Living with a Chronic Illness

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    Katie Curran Taylor

    Anyone? The invisible ones can be especially challenging at times… “but you don’t look sick”. I was diagnosed with an autoimmune disease almost three years ago, things have been quite difficult to balance some days. I have so much to be thankful for and am so grateful that I am as “healthy” as I am, believe me, I recognize and appreciate that…but “it’s” always there and it can be a struggle, a rollercoaster. I never ever want to be someone that uses it as an excuse in life but there are many times I have to step back and be gentle with myself, allowing a little forgiveness for my behavior or reactions or incapabilities. Good health is so precious. I wish anyone managing this (or with a loved one), peace and strength. 

    Lori Deschene

    This is something that I’ve been thinking a lot about lately because my sister has interstitial cystitis (a bladder disease) and she recently got diagnosed with fibromyalgia. I know it’s really hard for her, both because of the symptoms, and because other people can’t see them. I think it’s wonderful to aim for positivity and gratitude, but like you said, it’s not always easy, and you definitely deserve to be gentle with yourself if some days are harder than others. I know I want that for my sister!

    Sheila McCann

    Hi Katie and Lori,

    I’m familiar with autoimmune diseases.  My mom has parkinsons and has been a challenge for her and my family.  My daughter has food allergies which falls under the umbrella term autoimmunity.    I wish I could say that people are always sensitive to their  struggles but that is not always the case.  Developing a thick skin, positivity, support where you can find it and self love are a must.  Get through the tough days and embrace the good days.   Support where you can find it is key.  Take care : )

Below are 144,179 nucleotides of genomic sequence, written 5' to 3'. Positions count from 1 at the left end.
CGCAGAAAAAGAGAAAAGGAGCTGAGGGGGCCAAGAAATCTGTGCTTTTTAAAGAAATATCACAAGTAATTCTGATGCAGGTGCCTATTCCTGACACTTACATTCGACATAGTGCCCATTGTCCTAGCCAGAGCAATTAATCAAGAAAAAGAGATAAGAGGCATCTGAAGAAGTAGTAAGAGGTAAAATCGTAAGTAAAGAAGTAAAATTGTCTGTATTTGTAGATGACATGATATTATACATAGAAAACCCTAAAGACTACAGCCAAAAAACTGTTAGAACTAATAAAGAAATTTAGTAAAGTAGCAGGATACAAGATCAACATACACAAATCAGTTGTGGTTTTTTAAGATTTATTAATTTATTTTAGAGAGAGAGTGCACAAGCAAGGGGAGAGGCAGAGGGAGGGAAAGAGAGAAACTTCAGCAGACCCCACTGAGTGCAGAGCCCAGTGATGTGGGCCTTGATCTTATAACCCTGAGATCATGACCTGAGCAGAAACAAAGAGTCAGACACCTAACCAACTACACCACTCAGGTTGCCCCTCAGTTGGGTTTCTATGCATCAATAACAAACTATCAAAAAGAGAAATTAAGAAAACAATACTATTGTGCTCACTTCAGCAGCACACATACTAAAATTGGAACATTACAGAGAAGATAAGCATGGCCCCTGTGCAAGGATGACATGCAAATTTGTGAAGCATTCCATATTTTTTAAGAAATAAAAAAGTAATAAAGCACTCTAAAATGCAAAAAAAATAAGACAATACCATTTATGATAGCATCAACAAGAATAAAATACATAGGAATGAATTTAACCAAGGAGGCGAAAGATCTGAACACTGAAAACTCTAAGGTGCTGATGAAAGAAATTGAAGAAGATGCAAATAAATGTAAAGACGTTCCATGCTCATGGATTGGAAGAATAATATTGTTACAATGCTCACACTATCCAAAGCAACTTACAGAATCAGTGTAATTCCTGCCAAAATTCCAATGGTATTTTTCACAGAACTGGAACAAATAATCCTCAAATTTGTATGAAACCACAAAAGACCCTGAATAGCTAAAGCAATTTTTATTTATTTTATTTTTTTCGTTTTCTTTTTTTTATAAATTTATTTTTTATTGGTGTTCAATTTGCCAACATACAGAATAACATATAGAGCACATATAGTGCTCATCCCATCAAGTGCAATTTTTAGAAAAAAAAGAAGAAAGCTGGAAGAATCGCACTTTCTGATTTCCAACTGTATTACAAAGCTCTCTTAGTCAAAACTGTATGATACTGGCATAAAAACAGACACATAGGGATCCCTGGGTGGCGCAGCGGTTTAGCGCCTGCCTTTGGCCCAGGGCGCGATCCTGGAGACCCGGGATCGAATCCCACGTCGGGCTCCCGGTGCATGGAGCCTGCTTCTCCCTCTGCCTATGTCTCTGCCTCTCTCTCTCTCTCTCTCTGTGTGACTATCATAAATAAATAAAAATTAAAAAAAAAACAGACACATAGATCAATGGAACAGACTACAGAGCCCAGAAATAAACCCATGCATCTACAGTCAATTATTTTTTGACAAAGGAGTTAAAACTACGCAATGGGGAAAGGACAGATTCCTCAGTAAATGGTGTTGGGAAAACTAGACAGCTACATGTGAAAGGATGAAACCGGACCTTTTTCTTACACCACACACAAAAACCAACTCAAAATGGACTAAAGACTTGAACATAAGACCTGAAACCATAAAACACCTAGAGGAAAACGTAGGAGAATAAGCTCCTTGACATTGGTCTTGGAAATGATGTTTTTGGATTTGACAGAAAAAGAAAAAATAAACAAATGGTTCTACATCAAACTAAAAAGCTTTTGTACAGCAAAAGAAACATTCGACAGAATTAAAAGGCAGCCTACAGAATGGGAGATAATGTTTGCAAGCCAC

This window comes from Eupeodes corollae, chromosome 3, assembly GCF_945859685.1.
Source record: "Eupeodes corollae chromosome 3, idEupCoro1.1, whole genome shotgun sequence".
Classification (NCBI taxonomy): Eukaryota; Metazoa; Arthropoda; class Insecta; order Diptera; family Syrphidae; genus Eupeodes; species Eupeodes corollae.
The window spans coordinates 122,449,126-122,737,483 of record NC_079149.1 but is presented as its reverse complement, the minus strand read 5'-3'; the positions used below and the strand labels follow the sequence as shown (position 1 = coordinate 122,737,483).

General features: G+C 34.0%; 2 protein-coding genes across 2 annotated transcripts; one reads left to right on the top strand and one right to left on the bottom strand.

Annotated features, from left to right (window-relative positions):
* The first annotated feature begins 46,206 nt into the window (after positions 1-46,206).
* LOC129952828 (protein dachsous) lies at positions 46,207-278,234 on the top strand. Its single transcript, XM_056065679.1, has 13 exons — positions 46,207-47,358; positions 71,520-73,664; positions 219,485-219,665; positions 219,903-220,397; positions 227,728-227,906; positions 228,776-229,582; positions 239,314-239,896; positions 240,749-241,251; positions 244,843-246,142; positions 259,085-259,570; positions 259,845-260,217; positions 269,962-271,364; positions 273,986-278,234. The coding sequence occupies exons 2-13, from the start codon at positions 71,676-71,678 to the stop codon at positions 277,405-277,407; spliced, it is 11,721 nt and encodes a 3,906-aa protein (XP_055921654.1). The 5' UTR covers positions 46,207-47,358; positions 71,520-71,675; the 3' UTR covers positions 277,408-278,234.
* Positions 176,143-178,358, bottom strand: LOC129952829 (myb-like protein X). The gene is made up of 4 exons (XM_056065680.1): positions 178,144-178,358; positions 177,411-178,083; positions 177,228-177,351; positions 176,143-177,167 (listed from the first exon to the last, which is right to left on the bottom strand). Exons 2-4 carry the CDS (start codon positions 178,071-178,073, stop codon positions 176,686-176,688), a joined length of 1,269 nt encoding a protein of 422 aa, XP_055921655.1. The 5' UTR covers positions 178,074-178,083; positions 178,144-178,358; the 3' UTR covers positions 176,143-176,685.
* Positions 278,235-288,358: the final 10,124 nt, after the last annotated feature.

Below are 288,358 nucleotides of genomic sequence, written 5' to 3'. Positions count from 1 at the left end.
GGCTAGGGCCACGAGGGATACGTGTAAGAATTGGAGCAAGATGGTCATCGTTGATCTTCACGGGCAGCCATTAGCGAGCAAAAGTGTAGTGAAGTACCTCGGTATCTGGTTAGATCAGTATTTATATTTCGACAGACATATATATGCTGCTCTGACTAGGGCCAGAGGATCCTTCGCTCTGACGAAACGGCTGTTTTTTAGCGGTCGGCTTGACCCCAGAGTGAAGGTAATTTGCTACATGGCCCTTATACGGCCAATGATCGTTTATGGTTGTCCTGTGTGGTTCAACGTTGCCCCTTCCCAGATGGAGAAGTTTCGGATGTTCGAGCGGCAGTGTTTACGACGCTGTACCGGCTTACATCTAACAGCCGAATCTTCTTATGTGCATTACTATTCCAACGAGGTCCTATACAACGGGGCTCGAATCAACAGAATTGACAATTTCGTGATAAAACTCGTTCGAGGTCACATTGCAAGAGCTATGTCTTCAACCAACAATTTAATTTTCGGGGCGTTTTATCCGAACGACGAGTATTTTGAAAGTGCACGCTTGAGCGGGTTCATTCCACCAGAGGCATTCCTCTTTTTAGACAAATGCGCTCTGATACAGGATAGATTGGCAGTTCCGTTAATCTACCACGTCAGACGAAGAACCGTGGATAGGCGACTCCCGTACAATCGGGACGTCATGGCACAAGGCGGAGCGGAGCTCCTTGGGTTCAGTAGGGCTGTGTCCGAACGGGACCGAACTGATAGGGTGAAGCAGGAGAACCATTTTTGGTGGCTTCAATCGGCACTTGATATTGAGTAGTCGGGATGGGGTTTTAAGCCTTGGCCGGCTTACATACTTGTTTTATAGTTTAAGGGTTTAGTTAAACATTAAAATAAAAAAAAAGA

Im not sure if anyone would class this as a chronic illness but it prevents me from leading a “normal” life. I have been diagnosed with SIBO and Candida. It has impacted me immensely in terms of work, relationships with friends and family and inevitably has unfortunately pushed me into isolation. The worst symptom impacting me is the brain fog, fatigue and the general unpredictability of how I feel day by day. The immense amount of setbacks and patience I have had to endure has definitely whether knowingly or unknowingly, led me to become more accepting and positive about the small things in life. When life hits you hard that’s really the only thing you can hold onto, which is the small moments of joy you experience in the amassed time you spend suffering.

    I am also willing to accept my illness is at the lower end of the spectrum of severity of “invisible illness’s. In some respects that can make it worse as it is less understood and also people undermine the effects it can have on your physical/mental health even more. What I have learnt from spending £££’s on supplements is that no supplement will ever match the therapeutical impact of what the right food can give if your body is in need of it.

    Im always here for anyone else suffering out there who needs someone to talk to, whether it be a completely different illness, as ultimately we all suffer in the same way.





    I struggle with my chronic migraines and have for almost ten years. The misunderstandings that come along with migraines are very frustrating. I find it difficult to be patient with others when they question my current treatment.

    In addition to the outside struggles, it’s difficult to continue my daily life when suffering from a migraine. When I was initially working towards a treatment plan, years ago, I was forced onto short term disability. I was a shell of try former vibrant self and worried I’d never be able to properly mother my kids again. Just thinking back on those months fill me with sadness.